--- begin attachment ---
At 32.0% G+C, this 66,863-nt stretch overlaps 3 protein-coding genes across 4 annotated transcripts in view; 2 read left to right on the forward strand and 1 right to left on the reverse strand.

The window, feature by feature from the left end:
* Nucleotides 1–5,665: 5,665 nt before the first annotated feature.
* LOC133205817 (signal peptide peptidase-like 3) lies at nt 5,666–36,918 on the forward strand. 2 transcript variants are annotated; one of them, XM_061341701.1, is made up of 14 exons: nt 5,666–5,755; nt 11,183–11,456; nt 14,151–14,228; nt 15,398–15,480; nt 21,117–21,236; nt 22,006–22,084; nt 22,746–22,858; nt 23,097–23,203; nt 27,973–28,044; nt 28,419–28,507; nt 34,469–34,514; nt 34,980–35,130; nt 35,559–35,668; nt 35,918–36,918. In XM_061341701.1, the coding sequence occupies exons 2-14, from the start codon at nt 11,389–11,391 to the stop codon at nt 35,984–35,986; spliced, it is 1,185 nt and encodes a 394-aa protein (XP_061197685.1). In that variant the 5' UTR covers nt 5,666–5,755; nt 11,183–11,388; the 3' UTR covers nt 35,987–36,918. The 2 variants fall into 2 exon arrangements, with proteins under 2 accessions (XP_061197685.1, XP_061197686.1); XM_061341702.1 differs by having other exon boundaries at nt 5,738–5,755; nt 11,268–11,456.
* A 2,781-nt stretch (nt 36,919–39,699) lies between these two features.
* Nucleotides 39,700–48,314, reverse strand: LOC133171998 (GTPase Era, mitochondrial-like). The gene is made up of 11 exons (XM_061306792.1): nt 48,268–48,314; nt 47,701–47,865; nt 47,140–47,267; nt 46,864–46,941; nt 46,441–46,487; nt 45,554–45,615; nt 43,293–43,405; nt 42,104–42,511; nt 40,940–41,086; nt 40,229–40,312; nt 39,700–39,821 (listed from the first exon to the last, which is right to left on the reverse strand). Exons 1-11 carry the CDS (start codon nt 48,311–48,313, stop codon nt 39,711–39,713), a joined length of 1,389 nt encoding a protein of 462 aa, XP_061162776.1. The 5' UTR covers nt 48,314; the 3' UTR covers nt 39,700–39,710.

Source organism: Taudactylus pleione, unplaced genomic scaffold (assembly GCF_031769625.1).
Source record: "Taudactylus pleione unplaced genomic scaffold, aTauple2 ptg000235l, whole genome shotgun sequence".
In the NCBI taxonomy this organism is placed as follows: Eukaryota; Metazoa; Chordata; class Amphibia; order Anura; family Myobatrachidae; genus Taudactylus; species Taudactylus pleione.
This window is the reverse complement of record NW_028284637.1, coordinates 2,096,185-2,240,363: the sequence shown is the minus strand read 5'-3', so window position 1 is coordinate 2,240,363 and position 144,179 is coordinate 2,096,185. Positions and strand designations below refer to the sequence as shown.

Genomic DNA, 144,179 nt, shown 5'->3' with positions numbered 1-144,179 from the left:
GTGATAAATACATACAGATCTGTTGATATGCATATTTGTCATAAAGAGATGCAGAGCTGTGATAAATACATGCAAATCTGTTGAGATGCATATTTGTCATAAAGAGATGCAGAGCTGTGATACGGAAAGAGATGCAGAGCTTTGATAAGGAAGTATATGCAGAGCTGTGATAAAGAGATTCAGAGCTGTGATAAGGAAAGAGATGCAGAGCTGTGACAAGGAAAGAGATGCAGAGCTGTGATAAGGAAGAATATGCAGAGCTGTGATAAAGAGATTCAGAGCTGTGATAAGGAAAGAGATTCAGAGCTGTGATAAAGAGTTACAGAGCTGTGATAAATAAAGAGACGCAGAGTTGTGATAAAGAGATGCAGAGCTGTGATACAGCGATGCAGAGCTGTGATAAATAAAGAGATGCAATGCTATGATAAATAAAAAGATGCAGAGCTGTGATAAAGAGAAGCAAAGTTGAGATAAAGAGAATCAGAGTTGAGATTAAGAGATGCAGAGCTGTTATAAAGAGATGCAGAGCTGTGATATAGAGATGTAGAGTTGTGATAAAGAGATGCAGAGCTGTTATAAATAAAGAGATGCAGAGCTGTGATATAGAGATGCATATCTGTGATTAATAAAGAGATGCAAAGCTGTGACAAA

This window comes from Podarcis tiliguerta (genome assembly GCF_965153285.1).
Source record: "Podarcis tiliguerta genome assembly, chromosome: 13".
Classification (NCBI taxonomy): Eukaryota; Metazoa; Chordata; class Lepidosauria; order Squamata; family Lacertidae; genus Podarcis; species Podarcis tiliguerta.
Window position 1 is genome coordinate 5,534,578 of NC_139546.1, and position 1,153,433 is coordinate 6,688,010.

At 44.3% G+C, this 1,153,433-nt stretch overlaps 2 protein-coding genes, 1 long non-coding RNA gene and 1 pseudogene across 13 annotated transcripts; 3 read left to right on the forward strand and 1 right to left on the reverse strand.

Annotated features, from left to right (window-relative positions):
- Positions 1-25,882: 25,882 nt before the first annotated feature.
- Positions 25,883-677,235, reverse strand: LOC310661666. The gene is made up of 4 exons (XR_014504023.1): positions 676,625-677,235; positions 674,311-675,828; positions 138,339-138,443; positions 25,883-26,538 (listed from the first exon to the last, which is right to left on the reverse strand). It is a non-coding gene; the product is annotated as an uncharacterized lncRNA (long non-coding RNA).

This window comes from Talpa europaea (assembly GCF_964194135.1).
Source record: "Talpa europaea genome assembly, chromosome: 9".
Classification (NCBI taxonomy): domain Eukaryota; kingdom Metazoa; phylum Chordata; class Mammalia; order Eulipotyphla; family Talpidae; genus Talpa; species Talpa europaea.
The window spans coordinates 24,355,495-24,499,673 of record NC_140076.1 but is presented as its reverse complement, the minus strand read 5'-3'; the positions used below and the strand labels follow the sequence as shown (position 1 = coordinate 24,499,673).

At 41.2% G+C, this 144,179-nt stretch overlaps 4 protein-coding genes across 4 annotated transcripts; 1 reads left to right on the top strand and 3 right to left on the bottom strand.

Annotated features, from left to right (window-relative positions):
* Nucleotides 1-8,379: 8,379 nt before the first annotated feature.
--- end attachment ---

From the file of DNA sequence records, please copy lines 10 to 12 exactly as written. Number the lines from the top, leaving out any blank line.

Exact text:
This window is the reverse complement of record NW_028284637.1, coordinates 2,096,185-2,240,363: the sequence shown is the minus strand read 5'-3', so window position 1 is coordinate 2,240,363 and position 144,179 is coordinate 2,096,185. Positions and strand designations below refer to the sequence as shown.

Genomic DNA, 144,179 nt, shown 5'->3' with positions numbered 1-144,179 from the left:
GTGATAAATACATACAGATCTGTTGATATGCATATTTGTCATAAAGAGATGCAGAGCTGTGATAAATACATGCAAATCTGTTGAGATGCATATTTGTCATAAAGAGATGCAGAGCTGTGATACGGAAAGAGATGCAGAGCTTTGATAAGGAAGTATATGCAGAGCTGTGATAAAGAGATTCAGAGCTGTGATAAGGAAAGAGATGCAGAGCTGTGACAAGGAAAGAGATGCAGAGCTGTGATAAGGAAGAATATGCAGAGCTGTGATAAAGAGATTCAGAGCTGTGATAAGGAAAGAGATTCAGAGCTGTGATAAAGAGTTACAGAGCTGTGATAAATAAAGAGACGCAGAGTTGTGATAAAGAGATGCAGAGCTGTGATACAGCGATGCAGAGCTGTGATAAATAAAGAGATGCAATGCTATGATAAATAAAAAGATGCAGAGCTGTGATAAAGAGAAGCAAAGTTGAGATAAAGAGAATCAGAGTTGAGATTAAGAGATGCAGAGCTGTTATAAAGAGATGCAGAGCTGTGATATAGAGATGTAGAGTTGTGATAAAGAGATGCAGAGCTGTTATAAATAAAGAGATGCAGAGCTGTGATATAGAGATGCATATCTGTGATTAATAAAGAGATGCAAAGCTGTGACAAA